Foxtel apologises for ‘lapse of judgement’ over bestiality billboard and takes it down

Foxtel is pulling down a controversial Studio billboard less than 24 hours after it was erected to promote the relaunch of the arts channel.

The poster – in Sydney’s Kings cross – featured a fictional British prime minister preparing to have sex with a pig. The scene comes from the dark British series Black Mirror. The episode featured the social media storm following the kidnapping of a British princess with the ransom demand that the British PM has sex with the animal live on TV

The subscription TV platform has apologised, labelling the poster “appalling taste” and a lapse of judgement.

sbs pig

black mirror pigThe statement from Foxtel said: “This billboard is part of a campaign by Studio the arts channel produced for Foxtel by SBS. It was intended to provoke, but is clearly in appalling taste and demonstrates a lapse of judgment by Studio and a failure in the approvals process at Foxtel. Once senior management at Foxtel became aware of the nature of the image we instructed Studio to remove and replace the billboard. This will happen as soon as possible. Foxtel regrets any offence that has been caused.”

As Mumbrella revealed this morning, the poster featured an image the the fictional British prime minister preparing to have sex with a pig.

Studio issued its own statement from GM Chris Keely. He said: “While art can sometimes be divisive or provocative, we certainly did not intend to upset anyone with this campaign. We apologise for any offense that was caused by the billboard. We will be immediately replacing it overnight with another piece of our campaign.”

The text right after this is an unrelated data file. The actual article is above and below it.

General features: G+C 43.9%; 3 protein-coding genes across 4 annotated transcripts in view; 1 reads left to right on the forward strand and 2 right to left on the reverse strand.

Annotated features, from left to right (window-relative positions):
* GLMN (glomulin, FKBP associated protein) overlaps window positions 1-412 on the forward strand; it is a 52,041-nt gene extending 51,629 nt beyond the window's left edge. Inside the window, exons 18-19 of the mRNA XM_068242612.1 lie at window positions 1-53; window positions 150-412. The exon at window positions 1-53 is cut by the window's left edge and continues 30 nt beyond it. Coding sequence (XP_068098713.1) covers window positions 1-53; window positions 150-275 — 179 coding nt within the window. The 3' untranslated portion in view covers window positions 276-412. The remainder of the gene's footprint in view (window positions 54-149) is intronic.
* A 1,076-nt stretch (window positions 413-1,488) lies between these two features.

collective shout pigPressure grew throughout the day, with campaign group Collective Shout leading the charge against the ad.

Shortly before Foxtel said the ad was being taken down, the Outdoor Media Association also attacked the poster, which was not on a billboard owned by one of its members. CEO Charmaine Moldrich told Mumbrella: “I’m really surprised it was allowed to go up. It doesn’t matter if it’s promoting art, one of our members would never put up something like that because they’re trained in the code of ethics.

“I don’t believe it complies with section 2.4 of the code, which says Advertising or Marketing Communications shall treat sex, sexuality and nudity with sensitivity to the relevant audience. This wasn’t put up by one of my members, but I can say that if it was, it wouldn’t have gone up.”

Other sections the OMA believe the billboard breaks include 2.2, which says Advertising or marketing communications should not employ sexual appeal in a manner which is exploitative and degrading of any individual or group of people; and 2.6, which says Advertising or Marketing Communications shall not depict material contrary to Prevailing Community Standards on health and safety.

An answerphone message at the Advertising Standards Board says the office was closed for the day for staff training.


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